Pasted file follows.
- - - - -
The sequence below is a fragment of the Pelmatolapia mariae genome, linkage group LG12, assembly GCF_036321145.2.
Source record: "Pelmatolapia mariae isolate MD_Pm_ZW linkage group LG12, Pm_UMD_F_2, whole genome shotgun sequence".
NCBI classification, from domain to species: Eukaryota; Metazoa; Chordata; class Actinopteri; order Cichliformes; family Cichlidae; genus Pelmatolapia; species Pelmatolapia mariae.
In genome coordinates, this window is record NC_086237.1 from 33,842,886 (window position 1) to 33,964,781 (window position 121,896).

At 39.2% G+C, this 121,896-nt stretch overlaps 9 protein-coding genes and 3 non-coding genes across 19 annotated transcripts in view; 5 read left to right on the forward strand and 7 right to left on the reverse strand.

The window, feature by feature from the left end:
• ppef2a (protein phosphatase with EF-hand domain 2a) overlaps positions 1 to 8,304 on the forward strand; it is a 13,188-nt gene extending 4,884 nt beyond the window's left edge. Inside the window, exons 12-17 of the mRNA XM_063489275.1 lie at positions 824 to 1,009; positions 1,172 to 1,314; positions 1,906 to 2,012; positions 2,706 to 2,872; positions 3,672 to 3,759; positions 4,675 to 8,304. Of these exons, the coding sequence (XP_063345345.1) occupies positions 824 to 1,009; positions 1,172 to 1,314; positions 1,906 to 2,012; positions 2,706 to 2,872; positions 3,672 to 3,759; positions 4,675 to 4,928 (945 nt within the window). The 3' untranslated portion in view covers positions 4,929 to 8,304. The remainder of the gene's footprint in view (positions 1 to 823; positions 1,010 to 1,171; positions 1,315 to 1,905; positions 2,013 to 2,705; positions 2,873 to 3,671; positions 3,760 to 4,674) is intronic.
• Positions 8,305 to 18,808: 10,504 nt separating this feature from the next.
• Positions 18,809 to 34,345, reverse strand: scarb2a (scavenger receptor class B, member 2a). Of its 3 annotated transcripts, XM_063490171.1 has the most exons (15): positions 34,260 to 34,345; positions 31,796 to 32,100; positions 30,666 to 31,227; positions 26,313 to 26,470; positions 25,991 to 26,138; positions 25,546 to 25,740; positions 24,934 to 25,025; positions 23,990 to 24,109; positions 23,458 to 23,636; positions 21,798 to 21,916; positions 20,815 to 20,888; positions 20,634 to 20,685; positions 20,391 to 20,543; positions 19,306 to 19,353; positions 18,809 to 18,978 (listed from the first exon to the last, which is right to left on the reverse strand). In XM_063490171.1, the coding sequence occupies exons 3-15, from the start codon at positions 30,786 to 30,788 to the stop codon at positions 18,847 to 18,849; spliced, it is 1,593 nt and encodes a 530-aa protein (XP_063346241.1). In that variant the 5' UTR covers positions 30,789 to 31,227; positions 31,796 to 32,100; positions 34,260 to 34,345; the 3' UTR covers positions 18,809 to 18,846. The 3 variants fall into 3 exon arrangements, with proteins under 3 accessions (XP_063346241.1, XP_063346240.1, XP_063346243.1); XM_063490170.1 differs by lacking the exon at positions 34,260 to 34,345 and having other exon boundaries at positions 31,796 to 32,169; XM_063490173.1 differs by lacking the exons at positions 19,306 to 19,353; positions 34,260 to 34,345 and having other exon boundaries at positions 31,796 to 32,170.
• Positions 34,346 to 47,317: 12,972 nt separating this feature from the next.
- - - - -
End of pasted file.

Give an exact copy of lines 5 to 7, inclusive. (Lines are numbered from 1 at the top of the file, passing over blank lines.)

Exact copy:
At 39.2% G+C, this 121,896-nt stretch overlaps 9 protein-coding genes and 3 non-coding genes across 19 annotated transcripts in view; 5 read left to right on the forward strand and 7 right to left on the reverse strand.

The window, feature by feature from the left end:
• ppef2a (protein phosphatase with EF-hand domain 2a) overlaps positions 1 to 8,304 on the forward strand; it is a 13,188-nt gene extending 4,884 nt beyond the window's left edge. Inside the window, exons 12-17 of the mRNA XM_063489275.1 lie at positions 824 to 1,009; positions 1,172 to 1,314; positions 1,906 to 2,012; positions 2,706 to 2,872; positions 3,672 to 3,759; positions 4,675 to 8,304. Of these exons, the coding sequence (XP_063345345.1) occupies positions 824 to 1,009; positions 1,172 to 1,314; positions 1,906 to 2,012; positions 2,706 to 2,872; positions 3,672 to 3,759; positions 4,675 to 4,928 (945 nt within the window). The 3' untranslated portion in view covers positions 4,929 to 8,304. The remainder of the gene's footprint in view (positions 1 to 823; positions 1,010 to 1,171; positions 1,315 to 1,905; positions 2,013 to 2,705; positions 2,873 to 3,671; positions 3,760 to 4,674) is intronic.